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A Rock Star from The Start

Posted: 02/19/2021

Author: Julie Anderson

Category: County Board, Departments

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Char Rosenow was always good at math. In the 9th grade she read about a career in finance and accounting and never looked back. Douglas County residents benefitted greatly from that decision. They elected someone who spent her career finding solutions and saving taxpayers money. 

Rosenow has served as the Douglas County Auditor/Treasurer since 2011 and Finance Director since December 2016. Rock Anderson hired her back in July of 1984. It didn’t take him long to recognize her many talents and she rose through the ranks quickly. She will retire at the end of February.

“What I’m proud of is reducing the county’s debt,” said Rosenow. “We once had 10 bonds. Some of them naturally came to an end but some of them I actively looked for ways to pay them off early and therefore saved the taxpayers millions of dollars.”

What makes Rosenow special is she acknowledged anyone, in theory, could have done that, but she took the time to learn how and when it made the best sense to move forward.  A skill she said she learned from listening to others.

“When a person first takes office you kind of go with the status quo, but I developed some really good friendships with people like Shelly Eldridge from Ehlers. She did a presentation on paying off bonds early.  We’d eat meals together at conferences and I’d pick her brain on that. I know the importance of tapping the talents of the people around you and being willing to think outside the box.”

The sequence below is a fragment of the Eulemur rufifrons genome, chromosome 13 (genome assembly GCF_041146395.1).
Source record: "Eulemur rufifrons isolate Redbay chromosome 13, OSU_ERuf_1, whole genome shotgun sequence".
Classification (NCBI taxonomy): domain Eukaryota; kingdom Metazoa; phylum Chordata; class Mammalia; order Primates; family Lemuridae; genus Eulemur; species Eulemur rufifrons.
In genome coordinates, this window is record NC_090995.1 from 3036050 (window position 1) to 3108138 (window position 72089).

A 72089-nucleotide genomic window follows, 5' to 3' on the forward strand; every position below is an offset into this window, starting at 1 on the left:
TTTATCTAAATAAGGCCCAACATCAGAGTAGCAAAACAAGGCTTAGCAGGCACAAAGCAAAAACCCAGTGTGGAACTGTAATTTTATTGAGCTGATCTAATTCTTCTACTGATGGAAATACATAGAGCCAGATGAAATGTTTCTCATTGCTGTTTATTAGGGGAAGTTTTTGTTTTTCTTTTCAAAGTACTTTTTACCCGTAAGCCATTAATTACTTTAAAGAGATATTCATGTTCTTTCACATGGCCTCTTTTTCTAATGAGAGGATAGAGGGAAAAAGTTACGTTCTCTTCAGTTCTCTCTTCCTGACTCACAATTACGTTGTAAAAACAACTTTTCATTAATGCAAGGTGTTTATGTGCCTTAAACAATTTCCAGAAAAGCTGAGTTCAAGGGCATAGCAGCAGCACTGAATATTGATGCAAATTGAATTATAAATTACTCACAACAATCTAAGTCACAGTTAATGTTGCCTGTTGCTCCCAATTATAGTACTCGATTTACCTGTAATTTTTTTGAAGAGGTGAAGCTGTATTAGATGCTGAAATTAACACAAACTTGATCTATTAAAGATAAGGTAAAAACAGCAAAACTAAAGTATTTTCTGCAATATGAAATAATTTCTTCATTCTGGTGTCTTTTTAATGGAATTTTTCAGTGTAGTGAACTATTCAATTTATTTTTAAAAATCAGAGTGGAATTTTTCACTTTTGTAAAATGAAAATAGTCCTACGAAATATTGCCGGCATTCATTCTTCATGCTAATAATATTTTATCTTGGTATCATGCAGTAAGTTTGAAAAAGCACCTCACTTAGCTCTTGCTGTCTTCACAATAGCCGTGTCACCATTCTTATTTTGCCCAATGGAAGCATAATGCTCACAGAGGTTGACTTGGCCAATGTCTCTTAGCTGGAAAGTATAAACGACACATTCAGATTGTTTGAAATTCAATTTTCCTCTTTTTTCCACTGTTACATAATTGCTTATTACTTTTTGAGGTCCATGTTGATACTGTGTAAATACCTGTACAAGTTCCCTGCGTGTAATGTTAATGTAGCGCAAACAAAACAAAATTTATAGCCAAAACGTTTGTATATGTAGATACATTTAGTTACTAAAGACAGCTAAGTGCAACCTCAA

Rosenow has come a long way from the day she was hired. She said she initially had what looked like an army desk – no phone, not even a stapler. But she begged for and got a computer, a cast off from the Parks Department, she remembered and started turning massive, handwritten spreadsheets into manageable data bases. Under Auditor Harvey Tewes, Rock’s replacement, she became Assistant Auditor/Treasurer. Under his successor, Tom Redick, she discovered she could one day hold the top position. “Tom could get you to do things you didn’t know you even wanted,” she recalled. “He was a very good man.”

Reddick knew Rosenow would be good for the county once he retired. Rosenow says Reddick quietly solicited the help of Donna Quandt from Pope County who took Rosenow under her wing and got her comfortable enough with the idea of being Auditor/Treasurer that she came to her own conclusion she could do it. 

When Reddick retired at the end of his term, Rosenow filed and won the election since no one had filed against her. Rosenow has run unopposed since. During her time in office the position of Finance Director was also added to her title. Rosenow helped transition the county to a central finance system. 

“I have been fortunate to have an incredible staff,” said Rosenow. “They have been hard working and supportive and without that finance would never have been successful.”